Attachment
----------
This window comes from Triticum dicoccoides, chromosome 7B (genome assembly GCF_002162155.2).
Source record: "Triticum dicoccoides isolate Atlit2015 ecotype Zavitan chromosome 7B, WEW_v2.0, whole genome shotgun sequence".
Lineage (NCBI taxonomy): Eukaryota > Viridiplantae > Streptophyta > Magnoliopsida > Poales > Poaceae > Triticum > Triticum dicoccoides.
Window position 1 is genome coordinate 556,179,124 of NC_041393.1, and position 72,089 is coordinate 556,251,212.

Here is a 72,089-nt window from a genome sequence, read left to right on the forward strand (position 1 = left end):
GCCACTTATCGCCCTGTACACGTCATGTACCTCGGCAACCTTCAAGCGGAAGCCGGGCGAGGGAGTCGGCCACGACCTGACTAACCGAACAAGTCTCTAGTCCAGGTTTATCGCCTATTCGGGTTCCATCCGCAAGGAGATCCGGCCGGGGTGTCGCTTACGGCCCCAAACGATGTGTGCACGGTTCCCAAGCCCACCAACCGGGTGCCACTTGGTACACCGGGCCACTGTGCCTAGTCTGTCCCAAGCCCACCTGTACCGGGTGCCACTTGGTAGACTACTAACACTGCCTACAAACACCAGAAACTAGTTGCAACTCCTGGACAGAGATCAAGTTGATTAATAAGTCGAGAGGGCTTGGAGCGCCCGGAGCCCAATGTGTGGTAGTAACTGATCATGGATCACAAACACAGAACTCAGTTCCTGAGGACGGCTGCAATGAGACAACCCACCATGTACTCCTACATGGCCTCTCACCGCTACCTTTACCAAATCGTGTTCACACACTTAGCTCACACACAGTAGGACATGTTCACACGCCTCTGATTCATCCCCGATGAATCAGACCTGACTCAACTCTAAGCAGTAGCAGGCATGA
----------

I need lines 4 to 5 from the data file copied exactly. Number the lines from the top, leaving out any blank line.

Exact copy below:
Window position 1 is genome coordinate 556,179,124 of NC_041393.1, and position 72,089 is coordinate 556,251,212.

Here is a 72,089-nt window from a genome sequence, read left to right on the forward strand (position 1 = left end):